The district court reasoned that Carpenter's act of exiting the highway at the location of the drug checkpoint signs, standing alone, did not establish reasonable suspicion. The court formulated the dispositive question as “whether reasonable suspicion can be found to exist when that behavior is considered with other facts and circumstances known to Deputy Rightnowar at the time.” Relying heavily on United States v. Yousif, 308 F.3d 820 (8th Cir.2002), which held that a driver was seized without reasonable suspicion after exiting a highway in advance of a ruse drug checkpoint, the court ruled that Carpenter was seized in violation of the Fourth Amendment. We review the district court's legal conclusions de novo and its findings of fact for clear error. United States v. Williams, 359 F.3d 1019, 1020 (8th Cir.2004).
An encounter between citizens and police does not trigger Fourth Amendment scrutiny unless “it loses its consensual nature.” Florida v. Bostick, 501 U.S. 429, 434, 111 S.Ct. 2382, 115 L.Ed.2d 389 (1991). “Only when the officer, by means of physical force or show of authority, has in some way restrained the liberty of a citizen may we conclude that a ‘seizure’ has occurred.” Id. A seizure does not occur “simply because a police officer approaches an individual and asks a few questions,” so long as “a reasonable person would feel free to disregard the police and go about his business.” Id. at 434, 111 S.Ct. 2382 (internal quotation omitted). Even when officers have no basis for suspecting a particular individual, they may generally ask the individual questions and request to examine his or her identification. Id. at 435, 111 S.Ct. 2382.
The district court concluded that Carpenter was seized either when Deputy Rightnowar took the defendant's driver's license and car rental documents to his patrol car or when the officer told the defendant that he suspected him of carrying drugs and asked him to get out of his vehicle. Carpenter's principal contention is that he was seized at the earlier point, when Rightnowar took the driver's license and documents to his patrol car for four to five minutes. We conclude, however, that Righnowar's request for the identification and registration, and his brief retention of those documents, did not constitute a seizure.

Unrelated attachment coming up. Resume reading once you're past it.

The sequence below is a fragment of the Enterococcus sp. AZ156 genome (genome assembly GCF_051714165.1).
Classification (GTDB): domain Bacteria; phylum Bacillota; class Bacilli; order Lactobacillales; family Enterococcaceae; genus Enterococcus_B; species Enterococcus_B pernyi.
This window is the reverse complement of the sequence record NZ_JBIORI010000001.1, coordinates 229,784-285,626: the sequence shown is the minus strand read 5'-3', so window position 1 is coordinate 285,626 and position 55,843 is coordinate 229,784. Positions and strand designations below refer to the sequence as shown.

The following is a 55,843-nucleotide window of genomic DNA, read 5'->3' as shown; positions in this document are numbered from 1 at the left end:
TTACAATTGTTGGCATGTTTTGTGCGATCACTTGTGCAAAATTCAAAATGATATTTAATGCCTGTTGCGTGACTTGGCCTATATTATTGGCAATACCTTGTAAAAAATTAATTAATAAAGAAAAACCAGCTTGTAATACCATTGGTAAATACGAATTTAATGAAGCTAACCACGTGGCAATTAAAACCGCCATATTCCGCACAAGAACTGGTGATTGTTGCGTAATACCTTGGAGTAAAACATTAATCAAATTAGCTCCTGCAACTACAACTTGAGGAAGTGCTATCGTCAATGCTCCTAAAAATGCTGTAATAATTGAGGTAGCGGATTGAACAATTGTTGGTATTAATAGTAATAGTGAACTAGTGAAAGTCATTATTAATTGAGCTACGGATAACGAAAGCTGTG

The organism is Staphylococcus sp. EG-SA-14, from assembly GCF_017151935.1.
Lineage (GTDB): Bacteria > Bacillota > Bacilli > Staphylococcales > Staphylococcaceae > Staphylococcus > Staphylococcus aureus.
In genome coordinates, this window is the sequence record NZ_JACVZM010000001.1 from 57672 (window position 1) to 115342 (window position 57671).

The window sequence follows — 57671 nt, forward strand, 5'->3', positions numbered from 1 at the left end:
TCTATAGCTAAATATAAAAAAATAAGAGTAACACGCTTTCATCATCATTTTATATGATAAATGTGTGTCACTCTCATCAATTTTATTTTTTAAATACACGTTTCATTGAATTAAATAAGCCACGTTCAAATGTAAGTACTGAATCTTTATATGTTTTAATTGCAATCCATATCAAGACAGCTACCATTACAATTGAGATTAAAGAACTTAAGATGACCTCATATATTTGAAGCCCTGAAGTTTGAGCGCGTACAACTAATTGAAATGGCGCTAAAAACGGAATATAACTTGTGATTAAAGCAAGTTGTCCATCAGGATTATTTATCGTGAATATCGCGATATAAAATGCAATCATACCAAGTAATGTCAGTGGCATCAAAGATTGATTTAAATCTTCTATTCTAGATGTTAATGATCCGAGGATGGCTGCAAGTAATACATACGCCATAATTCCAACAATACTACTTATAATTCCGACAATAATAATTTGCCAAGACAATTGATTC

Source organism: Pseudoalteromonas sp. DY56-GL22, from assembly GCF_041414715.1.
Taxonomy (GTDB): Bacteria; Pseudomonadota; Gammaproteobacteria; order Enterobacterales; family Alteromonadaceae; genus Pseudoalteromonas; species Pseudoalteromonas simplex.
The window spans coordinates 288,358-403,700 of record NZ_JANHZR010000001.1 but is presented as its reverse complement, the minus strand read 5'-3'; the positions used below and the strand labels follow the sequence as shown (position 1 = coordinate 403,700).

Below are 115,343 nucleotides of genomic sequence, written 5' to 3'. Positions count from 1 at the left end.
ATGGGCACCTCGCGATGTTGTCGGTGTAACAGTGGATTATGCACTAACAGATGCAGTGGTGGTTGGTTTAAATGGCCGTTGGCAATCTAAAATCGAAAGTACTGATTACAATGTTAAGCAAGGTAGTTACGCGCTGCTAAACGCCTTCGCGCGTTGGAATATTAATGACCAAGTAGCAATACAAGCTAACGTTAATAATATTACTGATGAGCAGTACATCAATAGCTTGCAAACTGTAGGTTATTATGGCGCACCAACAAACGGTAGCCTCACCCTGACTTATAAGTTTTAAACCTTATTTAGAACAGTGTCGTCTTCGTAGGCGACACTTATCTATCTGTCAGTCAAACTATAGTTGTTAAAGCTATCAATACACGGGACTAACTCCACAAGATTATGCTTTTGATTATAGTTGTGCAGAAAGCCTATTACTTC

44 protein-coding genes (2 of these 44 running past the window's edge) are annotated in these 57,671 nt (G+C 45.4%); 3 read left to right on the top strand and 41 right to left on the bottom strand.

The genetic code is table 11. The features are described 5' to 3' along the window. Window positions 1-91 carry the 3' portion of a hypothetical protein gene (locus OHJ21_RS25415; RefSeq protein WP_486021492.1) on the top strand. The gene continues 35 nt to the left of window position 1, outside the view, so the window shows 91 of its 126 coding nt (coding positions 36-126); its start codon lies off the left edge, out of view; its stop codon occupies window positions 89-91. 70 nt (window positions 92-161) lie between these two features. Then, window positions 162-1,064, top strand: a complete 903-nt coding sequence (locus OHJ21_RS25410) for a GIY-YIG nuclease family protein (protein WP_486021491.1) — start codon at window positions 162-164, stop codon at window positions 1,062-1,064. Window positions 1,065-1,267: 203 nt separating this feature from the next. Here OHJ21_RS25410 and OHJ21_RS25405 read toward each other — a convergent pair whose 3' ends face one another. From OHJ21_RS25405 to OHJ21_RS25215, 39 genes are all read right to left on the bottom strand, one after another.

A request to see identification is not a seizure, “as long as the police do not convey a message that compliance with their request[ ] is required.” Bostick, 501 U.S. at 435, 111 S.Ct. 2382. The district court found that Rightnowar “asked” to see Carpenter's license and registration, not that he ordered their production, so absent some other “message” of compulsion not present on this record, the deputy's request did not constitute a seizure. Id.; United States v. Slater, 411 F.3d 1003, 1006 (8th Cir.2005); United States v. McManus, 70 F.3d 990, 992 (8th Cir.1995). We have held that when a passenger voluntarily hands identification to an officer, the officer may reasonably consider that voluntary act as consent to a brief retention of the document for purposes of a “routine, thirty-second computerized records check, using equipment readily at hand.” Slater, 411 F.3d at 1006. Rightnowar retained Carpenter's documents for four to five minutes while he examined them, and the record is unclear whether Rightnowar ran a computerized check, but we see no constitutionally significant distinction between this fact pattern and the situation in Slater. Rightnowar reasonably could interpret Carpenter's act of providing the documents as consent to retain them for brief examination or check, and the deputy's carrying of the license and rental papers to his vehicle did not effect a seizure.